Tuesday, March 14, 2023

Friday, January 27, 2023

Alex goes CAMPing at UCLA!

Alex Rodríguez is presenting his recent work on long-distance dependencies in Spanish ("Clitic Left Dislocation in Spanish: Island sensitivity without gaps") at the California Meeting on Psycholinguistics, to be held at UCLA, Jan. 28-29.

Tuesday, January 17, 2023

Winter 2023 lab meetings

Our meetings this quarter will be on Tuesdays, 3:00-4:00.

January 17
For our first lab meeting this quarter, Maho will walk us through the results of her latest experiment, which looks at crossed vs. nested dependencies. Her experiment asks whether there is a perceptible effect on acceptability, once all the confounds are controlled for. 

January 24
Alex will give a practice version of his upcoming talk for CAMP (the California Meeting on Psycholinguistics (https://sites.google.com/view/camp5-ucla), happening at UCLA next weekend). The talk has to do with the locality constraints on two long-distance dependencies in Spanish: wh-movement and Clitic Left Dislocation (like topicalization, but with a resumptive clitic pronoun). Alex's experimental work suggests that the two sets of constraints are overlapping, but not identical. 

February 14
Our meetings resume this week with a presentation by Seoyeon on an experiment that she is currently preparing on echo questions in Korean, trying to determine whether echo questions with multiple wh-words (e.g. "WHO bought WHAT?") in Korean allow for pair-list and functional answers. This is very much work in progress, so Seoyeon is hoping for lots of suggestions and feedback!

February 21
This week, Alex and Maho will give us previews of their posters for HSP next month:

Maho: "Island effects persist despite context: The case of double relatives in Japanese"

Maho: "Crossed vs. nested dependencies and crosslinguistic variability in islands"

Alex: "Clitic Left Dislocation in Spanish: Island sensitivity without gaps"

They can run us through their posters and we can give them feedback both on the content and on the poster design (everybody loves to critique a poster!).

February 28
A doubleheader today:
  • Duk-Ho will give us an overview of the "flow" for his planned dissertation. His work over the last couple of years has been on ellipsis (sprouting, in particular) and on strong vs. weak islands, and he will show us the threads that tie these areas together.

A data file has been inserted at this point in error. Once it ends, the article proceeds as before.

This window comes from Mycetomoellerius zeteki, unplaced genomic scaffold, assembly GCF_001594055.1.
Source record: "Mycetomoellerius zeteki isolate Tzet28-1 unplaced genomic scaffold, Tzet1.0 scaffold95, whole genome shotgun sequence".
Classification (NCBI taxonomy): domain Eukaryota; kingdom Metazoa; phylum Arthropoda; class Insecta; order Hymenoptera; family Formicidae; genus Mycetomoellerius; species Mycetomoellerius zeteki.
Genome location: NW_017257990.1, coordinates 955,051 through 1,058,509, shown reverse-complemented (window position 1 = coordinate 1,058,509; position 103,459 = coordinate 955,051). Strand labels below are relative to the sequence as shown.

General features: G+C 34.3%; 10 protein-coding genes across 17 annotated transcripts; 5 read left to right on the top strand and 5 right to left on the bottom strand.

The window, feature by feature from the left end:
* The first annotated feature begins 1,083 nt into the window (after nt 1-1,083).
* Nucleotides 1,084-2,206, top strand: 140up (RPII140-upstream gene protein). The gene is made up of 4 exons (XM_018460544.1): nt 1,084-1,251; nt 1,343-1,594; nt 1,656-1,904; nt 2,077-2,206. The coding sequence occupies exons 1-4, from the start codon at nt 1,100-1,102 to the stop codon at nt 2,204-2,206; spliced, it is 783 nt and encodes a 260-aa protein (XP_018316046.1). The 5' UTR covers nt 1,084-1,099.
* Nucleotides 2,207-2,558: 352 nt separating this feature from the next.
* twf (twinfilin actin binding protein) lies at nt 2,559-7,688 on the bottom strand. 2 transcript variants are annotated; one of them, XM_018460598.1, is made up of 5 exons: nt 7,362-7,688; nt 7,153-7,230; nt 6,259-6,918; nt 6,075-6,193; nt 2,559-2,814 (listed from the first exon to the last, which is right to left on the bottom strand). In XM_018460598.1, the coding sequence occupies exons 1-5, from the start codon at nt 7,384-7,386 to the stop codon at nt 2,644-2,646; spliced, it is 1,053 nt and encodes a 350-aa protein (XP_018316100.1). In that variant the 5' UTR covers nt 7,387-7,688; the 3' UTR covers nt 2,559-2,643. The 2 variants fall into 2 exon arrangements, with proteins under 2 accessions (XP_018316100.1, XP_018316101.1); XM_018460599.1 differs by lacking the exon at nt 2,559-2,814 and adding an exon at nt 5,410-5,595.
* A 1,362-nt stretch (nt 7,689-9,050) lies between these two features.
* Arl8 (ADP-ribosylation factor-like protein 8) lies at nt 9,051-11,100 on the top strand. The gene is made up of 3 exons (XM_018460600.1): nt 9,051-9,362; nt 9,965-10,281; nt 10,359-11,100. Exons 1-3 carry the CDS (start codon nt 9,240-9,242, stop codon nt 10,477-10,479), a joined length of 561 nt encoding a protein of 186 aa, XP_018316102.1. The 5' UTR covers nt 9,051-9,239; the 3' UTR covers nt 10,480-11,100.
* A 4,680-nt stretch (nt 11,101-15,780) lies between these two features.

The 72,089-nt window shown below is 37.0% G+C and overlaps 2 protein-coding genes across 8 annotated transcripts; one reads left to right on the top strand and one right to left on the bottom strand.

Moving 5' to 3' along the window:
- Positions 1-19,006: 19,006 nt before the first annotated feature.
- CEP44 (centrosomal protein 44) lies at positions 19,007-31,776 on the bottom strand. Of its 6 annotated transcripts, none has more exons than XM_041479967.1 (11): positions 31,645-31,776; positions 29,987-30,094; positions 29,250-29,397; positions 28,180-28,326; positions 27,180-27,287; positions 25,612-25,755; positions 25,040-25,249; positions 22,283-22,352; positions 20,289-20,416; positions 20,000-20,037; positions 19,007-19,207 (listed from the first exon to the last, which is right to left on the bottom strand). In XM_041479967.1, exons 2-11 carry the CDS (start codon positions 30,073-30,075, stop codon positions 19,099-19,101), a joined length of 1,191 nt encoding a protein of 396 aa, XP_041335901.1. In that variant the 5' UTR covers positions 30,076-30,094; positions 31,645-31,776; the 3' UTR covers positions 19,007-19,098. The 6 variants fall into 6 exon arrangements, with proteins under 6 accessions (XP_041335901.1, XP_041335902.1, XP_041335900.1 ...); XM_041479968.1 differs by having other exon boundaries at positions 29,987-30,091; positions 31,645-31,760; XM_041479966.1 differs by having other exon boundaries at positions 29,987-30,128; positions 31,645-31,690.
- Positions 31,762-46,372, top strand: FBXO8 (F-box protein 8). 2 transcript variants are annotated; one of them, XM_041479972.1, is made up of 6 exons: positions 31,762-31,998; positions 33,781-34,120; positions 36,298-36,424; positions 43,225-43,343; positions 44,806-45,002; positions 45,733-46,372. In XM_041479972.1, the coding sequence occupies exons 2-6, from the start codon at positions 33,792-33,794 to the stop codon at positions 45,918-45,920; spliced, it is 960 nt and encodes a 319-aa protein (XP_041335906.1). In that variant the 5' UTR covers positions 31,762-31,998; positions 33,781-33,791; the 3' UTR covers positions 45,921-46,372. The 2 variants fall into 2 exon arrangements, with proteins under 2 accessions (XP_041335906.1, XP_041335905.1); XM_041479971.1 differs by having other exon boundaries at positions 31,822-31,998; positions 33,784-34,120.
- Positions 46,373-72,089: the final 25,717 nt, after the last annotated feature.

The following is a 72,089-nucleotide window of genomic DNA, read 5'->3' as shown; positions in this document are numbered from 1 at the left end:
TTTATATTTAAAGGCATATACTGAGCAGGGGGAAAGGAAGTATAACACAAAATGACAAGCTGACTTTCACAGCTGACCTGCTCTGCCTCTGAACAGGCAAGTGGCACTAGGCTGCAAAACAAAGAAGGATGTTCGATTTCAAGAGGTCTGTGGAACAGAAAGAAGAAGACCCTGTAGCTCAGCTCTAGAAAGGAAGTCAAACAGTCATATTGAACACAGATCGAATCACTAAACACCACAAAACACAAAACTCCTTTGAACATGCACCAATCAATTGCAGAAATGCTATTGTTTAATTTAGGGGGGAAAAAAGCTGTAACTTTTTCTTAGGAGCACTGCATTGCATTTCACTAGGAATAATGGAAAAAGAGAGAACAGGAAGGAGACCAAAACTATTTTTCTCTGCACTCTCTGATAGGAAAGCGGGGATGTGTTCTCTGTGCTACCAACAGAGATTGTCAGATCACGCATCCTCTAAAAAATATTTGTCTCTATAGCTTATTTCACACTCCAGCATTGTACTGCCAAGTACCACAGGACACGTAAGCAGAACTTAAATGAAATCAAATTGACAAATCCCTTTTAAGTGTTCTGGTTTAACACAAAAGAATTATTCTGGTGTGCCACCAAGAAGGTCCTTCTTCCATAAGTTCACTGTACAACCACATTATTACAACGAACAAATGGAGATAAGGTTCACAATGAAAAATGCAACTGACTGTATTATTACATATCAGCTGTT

• Grant will give us a quick preview of work he is doing on the "P-trace" effect.
March 6 (Monday)
Special Open House edition: Alex, Duk-Ho, and Maho will give prospective students an overview of their work on experimental syntax.

March 21
For our last meeting of the quarter, Maho will walk us through her plans for an upcoming experiment on scrambling in Japanese.

Friday, October 7, 2022

Fall 2022 lab meetings

We will meet this quarter on Fridays at 1:00.

October 7
We'll discuss this recent article:

Tian Q, Park M-K and Yang X (2022) Mandarin Chinese wh-in-situ argument–adjunct asymmetry in island sensitivity: Evidence from a formal judgment study. Front. Psychol. 13:954175.   https://doi.org/10.3389/fpsyg.2022.954175

This is a reaction (and rebuttal) to an article that we read last Fall:

Lu, J., Thompson, C. K., & Yoshida, M. (2020). Chinese wh-in-situ and islands: A formal judgment study. Linguistic Inquiry, 51(3), 611-623. https://muse.jhu.edu/article/760257/pdf

October 14
We'll talk about this recent article, on the island sensitivity of NP-scrambling in Japanese:

Fukuda, S. & Tanaka, N. & Ono, H. & Sprouse, J., (2022) “An experimental reassessment of complex NP islands with NP-scrambling in Japanese”, Glossa: a journal of general linguistics 7(1). doi: https://doi.org/10.16995/glossa.5737

October 21
This week we'll discuss Gisbert Fanselow's chapter on grammar and processing in The Cambridge Handbook of Experimental Syntax.

October 28
We'll get started this week on our discussion of the Villata & Tabor article that just appeared in Cognition:

Villata, S., & Tabor, W. (2022). A self-organized sentence processing theory of gradience: The case of islands. Cognition, 222, 104943.  https://www.sciencedirect.com/science/article/abs/pii/S0010027721003668?via%3Dihub

November 4
Continued discussion of the Villata & Tabor article!

November 18
Alex will give us an overview of his recent experiment on CLLD in Spanish.

December 2
For our final lab meeting of the quarter, Duk-Ho will walk us through some preliminary results from his new experiment on extraction of arguments vs. adjuncts. These are usually claimed to be different in certain crucial ways (e.g., all islands block adjunct extraction, but only some islands block argument extraction), but the data are subtle and maybe even suspect, so Duk-Ho has been exploring this topic by means of a formal experiment. 

Monday, September 12, 2022

Duk-Ho's work published in Journal of Linguistics!

Duk-Ho and Grant have a new article in Journal of Linguistics showing that backward sprouting (as in "Though I don't know what, Mary drank on the bus"), is NOT sensitive to islands, contrary to what is often claimed, and is thus different from the wh-dependencies that it superficially resembles. It IS sensitive to the distance of the dependency, however. 

Jung, D., & Goodall, G. (2022). Filler–gap dependencies and the remnant–correlate dependency in backward sprouting: Sensitivity to distance and islands. Journal of Linguistics, 1-21. doi:10.1017/S0022226722000366


Friday, July 1, 2022

New article on the that-trace effect!

 Dept. alum Boyoung Kim and Grant Goodall have a new article in Second Language Research (open access!) where they argue that the results of their experiments on L2 English provide crucial new evidence on what causes the "that-trace effect" (the fact that subjects cannot be extracted from embedded that-clauses, as in *Who do you think that __ has arrived?)